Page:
The city slickers up in Las Vegas used to turn up their noses at Laughlin, the town about 80 miles south, when the little burg began to try to lure visitors there and away from The Strip. But for a place that didn't exist 43 years ago, Laughlin has come a long way, baby.
It was back in 1964 that a former Vegas nightclub owner, Don Laughlin, flew over the place and decided to buy a boarded-up motel and six acres on the riverfront in South Pointe, opposite Bullhead City, Arizona, for $250,000. In less than two years, the motel offered all-you-can-eat chicken dinners for 98 cents, 12 slot machines, two live gaming tables and four rooms to sleep in. (The Laughlin family bunked in the property's other four bedrooms.)
Now, there are nine big casino resorts, outlet shopping, several good golf courses, annual rodeos, a SCORE racing car series, and nightclub entertainers the likes of Willie Nelson, The Beach Boys, Wayne Newton (of course) and ZZ Top, to mention only a few of the town's attractions. And to top it all, CBS pilot film crews at the Aquarius are shooting right now for a musical TV series called Viva Laughlin, based on the huge British hit, Viva Blackpool. (Blackpool has been a put-upon resort town for years and the butt of thousands of jokes about its provincial character in British comedies.) Hugh Jackman will play the part of Don Laughlin. (Mr. Laughlin is still active in town and casino affairs, and if you can't manage to meet him in person, you can shake hands with his life-size statue at the entrance to the town's own Strip of casinos.)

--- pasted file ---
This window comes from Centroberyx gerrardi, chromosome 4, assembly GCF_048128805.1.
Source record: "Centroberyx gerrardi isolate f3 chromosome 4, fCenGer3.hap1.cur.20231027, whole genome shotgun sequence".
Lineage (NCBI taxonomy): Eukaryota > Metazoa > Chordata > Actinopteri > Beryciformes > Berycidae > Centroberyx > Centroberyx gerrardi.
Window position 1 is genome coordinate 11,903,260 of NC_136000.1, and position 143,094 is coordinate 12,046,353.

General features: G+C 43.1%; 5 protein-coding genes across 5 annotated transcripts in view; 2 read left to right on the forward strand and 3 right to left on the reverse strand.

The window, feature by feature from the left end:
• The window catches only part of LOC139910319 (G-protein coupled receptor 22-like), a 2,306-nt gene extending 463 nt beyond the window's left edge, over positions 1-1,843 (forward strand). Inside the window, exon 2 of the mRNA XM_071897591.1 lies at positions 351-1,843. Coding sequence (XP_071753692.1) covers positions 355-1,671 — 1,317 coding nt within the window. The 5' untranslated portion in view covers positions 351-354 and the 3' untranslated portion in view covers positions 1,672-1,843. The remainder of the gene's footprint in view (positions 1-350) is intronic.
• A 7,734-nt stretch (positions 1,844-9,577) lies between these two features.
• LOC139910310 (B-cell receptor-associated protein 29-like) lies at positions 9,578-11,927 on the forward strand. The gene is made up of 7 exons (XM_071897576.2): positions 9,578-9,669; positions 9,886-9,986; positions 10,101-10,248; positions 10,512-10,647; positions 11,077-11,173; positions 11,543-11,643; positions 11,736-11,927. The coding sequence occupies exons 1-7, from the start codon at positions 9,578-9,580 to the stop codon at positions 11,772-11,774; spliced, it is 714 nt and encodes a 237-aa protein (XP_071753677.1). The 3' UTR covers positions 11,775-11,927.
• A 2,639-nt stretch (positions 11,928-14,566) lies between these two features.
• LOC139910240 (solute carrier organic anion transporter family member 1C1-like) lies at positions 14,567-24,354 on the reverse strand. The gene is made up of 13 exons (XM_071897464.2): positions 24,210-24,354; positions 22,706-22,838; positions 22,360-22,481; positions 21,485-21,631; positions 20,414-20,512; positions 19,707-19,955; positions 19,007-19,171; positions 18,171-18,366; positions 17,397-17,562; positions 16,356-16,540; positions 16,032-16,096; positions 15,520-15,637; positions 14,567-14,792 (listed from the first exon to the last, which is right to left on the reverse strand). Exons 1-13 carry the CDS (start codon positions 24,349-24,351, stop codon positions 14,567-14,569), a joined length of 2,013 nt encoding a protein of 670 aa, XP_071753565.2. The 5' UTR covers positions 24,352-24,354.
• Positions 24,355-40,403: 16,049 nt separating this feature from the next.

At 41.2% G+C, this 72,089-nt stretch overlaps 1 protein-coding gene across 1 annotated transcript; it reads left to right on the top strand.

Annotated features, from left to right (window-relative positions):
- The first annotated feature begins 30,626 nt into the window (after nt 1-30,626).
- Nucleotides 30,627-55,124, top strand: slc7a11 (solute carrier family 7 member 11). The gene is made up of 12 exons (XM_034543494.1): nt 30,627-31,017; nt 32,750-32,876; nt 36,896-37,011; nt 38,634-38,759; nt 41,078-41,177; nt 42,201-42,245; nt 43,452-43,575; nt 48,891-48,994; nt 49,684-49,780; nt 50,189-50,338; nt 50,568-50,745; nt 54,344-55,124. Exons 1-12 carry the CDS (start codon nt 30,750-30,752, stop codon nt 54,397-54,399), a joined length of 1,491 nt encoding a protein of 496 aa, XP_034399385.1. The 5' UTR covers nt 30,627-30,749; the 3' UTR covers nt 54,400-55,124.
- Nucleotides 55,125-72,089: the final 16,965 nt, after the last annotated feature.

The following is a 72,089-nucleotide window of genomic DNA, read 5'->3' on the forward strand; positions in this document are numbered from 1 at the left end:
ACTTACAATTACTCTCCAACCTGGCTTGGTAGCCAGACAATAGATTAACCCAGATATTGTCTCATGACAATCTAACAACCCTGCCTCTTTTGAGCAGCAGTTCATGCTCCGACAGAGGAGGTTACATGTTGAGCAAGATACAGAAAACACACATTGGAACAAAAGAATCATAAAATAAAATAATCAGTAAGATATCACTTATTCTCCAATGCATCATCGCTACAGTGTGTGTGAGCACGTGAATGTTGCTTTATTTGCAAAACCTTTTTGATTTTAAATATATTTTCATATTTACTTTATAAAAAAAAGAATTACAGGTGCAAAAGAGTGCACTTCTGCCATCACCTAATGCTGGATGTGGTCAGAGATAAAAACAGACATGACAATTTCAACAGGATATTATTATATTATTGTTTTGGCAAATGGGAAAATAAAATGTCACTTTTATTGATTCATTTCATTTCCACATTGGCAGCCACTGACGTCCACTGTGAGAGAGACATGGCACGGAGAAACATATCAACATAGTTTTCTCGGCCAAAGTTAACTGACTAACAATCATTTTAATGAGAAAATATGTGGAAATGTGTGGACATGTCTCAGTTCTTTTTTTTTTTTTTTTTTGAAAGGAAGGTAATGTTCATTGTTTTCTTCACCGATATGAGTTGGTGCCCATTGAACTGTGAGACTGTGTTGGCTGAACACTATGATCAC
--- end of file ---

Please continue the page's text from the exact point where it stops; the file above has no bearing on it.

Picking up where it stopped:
Laughlin claims it has 300 days a year of sunshine with an average temperature of 75.4 degrees, but it can get cold and rainy in January and the locals boast of how hot it gets in July (120 tops, they say). In addition to casinos, you can come here for boating on the Colorado River, or golf, or fishing, camping and water skiing at the Lake Mohave/Lake Mead National Recreational Area, nine miles north of town.
For a few decades, many of Laughlin's visitors were retired people in their motor homes, and the average visitor's age is still 65, said a spokesperson for the visitors bureau. That changes during such events as the Laughlin River Run, when the motorcycle riders roar into town, and stay roaring for five days, however. Generally, she said, winter sees visitors coming from the Midwest for the sun, and summer sees the boating people from California and elsewhere nearby.
Note that as Laughlin, Nevada is on the Colorado River opposite Bullhead City in Arizona, many area activities are in the latter state, which is also in a different time zone, so you have to decide whether to wear two watches or just keep to one time or the other. Arizona in 2006 became the fastest-growing state in the nation, with Nevada Number 2, so it's fitting that Arizona (Mountain time) is one hour ahead of Nevada (Pacific time) on the clock dial.
Check these out, as they are just a sampling of what can be done this spring and summer in Laughlin: Laughlin River Stampede (rodeo) from March 29 through April 1; Laughlin Xtreme Bulls (rodeo) from April 14 to 15; the 25th annual Laughlin River Run (over 60,000 motorcyclists, the largest Harley-Davidson-oriented event on the West Coast) from April 25 through 29; and Rockets over the River (fireworks) on July 4.